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IS MEASURING JET FUEL VISCOSITY MORE ACCURATE THAN FREEZING POINT?


During their 2008 meeting in Shanghai, China, the International Air Transport Association (IATA) asked the Coordinating Research Council (CRC) to investigate the possibility of fi nding a replacement for the currently used freezing point methods. This request arose from the work of IATA’s Freezing Point Harmonization Group, whose goal was to explore the viability of using a single grade of commercial jet fuel throughout the world, with respect to freezing point.1


commercial jet fuel globally would have economic and fuel production benefi ts.


The group investigated a number of options, focusing on freezing points around Jet A and Jet A-1 limits. Although several options were presented and further study was suggested, the group’s work also indicated that the engine original equipment manufacturers (OEMs) were more concerned about the fuel viscosity at the engine intake rather than the freezing point of the fuel in the tanks. The report concluded that “it is a generally accepted fact that the freezing point test is not an effective test for predicting fuel fl ow behavior in the aircraft at low temperatures.”2


From this request came a comprehensive CRC report that evaluated the current state of the OEM fuel systems, available testing methods, and research into jet fuel low temperature properties.3


The report recommended four specifi c actions:


• Develop and assess a suitable low temperature scanning viscometer to accurately predict low temperature pumpability • Identify a viscosity equivalent limit for specifi cation purposes • Quantify any likely small chemistry changes to viscosity • Evaluate OEM support for replacing freezing point with viscosity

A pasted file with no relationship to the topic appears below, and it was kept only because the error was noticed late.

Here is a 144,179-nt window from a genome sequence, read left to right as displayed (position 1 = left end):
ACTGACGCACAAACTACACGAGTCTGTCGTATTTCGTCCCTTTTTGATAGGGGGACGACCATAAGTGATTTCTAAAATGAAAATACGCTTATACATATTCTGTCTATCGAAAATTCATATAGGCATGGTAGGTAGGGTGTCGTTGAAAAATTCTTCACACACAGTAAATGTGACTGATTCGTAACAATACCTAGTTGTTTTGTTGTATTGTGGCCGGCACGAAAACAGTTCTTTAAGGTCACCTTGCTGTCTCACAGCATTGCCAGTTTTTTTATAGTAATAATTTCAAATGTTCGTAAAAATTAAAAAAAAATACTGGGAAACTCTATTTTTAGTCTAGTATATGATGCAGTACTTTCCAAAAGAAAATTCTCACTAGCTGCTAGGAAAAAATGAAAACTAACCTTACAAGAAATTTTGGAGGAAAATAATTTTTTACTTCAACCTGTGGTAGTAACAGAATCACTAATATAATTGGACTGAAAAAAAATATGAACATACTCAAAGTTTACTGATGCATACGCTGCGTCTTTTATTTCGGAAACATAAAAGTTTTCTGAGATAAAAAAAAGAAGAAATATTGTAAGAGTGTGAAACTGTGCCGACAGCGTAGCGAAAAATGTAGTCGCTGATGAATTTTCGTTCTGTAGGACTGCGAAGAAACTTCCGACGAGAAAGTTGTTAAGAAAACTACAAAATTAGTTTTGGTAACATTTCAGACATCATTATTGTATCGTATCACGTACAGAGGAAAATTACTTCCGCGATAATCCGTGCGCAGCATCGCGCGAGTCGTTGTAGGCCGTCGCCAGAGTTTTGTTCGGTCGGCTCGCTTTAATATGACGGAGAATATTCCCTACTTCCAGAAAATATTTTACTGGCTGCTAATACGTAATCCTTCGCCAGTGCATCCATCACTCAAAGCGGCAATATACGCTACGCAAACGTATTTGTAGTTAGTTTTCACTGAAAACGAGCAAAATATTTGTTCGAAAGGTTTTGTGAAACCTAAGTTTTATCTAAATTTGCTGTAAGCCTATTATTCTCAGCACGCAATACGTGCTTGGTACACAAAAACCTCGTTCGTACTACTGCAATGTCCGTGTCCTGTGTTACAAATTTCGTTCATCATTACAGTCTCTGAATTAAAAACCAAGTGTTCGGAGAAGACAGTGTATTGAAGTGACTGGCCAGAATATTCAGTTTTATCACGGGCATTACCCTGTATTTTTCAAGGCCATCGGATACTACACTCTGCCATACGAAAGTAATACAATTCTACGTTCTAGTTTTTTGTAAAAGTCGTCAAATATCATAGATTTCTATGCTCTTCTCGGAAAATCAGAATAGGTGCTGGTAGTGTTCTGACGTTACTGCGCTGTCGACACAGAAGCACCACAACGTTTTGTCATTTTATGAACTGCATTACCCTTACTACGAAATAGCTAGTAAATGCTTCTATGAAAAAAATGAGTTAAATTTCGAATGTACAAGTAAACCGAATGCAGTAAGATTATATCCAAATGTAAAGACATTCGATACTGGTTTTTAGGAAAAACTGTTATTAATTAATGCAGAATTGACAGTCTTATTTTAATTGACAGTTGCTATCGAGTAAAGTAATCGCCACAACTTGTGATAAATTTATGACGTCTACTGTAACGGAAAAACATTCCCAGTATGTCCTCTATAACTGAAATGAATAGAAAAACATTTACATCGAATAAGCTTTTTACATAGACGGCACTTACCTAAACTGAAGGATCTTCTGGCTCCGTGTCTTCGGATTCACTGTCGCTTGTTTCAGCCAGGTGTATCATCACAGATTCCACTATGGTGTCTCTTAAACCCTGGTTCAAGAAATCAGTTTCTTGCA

One of the conclusions from the CRC report was that


viscosity may be a more accurate predictor of pumpability from an aircraft fuel tank than freezing point.


A promising new instrument for simultaneously measuring freezing point, viscosity and density, which is approved for jet fuel certifi cation, is the Phase JFA-70Xi. This instrument combines a well-established freezing point test method (ASTM D5972/IP435) and a recently-developed viscosity test method (ASTM D7945) into a single instrument. The JFA-70Xi is capable of determining the kinematic viscosities of jet fuels at both -20°C and -40°C. It also measures the density of the fuel.


D7945 utilises a horizontal capillary and calibrated air pressure to drive a column of test sample. Under the Hage-Poiseuille principle, the times of transit across multiple calibrated timing segments are directly correlated to the viscosity of the fuel.


A 2016 ASTM ILS4 with current jet fuel types, including Jet A, jet


A1 (both satisfying D1655), renewables (satisfying D7566) and 50/50 blends, has demonstrated that D7945 exceeds the precision of both D445 and D7042, two other viscosity test methods. The repeatability of D7945 at -20°C is 0.011 mm2 reproducibility is 0.021 mm2


/s and the /s. This is more than four times better


The thought was that using a single grade of


The working principle of D7945, in which a fi xed volume of test fuel is driven by a calibrated air pressure force across timed segments of a horizontal capillary tube, The times of transit of the sample can then be used to calculate its viscosity according to the Hagen-Poiseuille law.


AUGUST / SEPTEMBER • WWW.PETRO-ONLINE.COM


JFA-70Xi, the world’s fi rst 3-in-1 Jet Fuel Analyzer


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